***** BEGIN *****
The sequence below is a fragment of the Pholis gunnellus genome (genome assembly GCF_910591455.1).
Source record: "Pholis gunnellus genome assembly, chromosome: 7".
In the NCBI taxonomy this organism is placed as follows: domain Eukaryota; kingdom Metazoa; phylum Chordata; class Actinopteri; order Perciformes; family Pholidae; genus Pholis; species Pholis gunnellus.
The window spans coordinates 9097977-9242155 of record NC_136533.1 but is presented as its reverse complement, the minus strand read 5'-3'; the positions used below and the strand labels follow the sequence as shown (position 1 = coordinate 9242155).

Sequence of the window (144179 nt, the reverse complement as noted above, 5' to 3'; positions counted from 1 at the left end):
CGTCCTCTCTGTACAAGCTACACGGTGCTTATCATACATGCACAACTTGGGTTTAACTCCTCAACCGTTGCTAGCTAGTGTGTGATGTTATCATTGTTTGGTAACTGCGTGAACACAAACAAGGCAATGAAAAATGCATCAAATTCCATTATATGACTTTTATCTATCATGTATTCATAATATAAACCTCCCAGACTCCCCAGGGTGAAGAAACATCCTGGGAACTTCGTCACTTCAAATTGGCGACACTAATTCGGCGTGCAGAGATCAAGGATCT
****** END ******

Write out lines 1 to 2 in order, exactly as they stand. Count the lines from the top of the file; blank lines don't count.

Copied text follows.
The sequence below is a fragment of the Pholis gunnellus genome (genome assembly GCF_910591455.1).
Source record: "Pholis gunnellus genome assembly, chromosome: 7".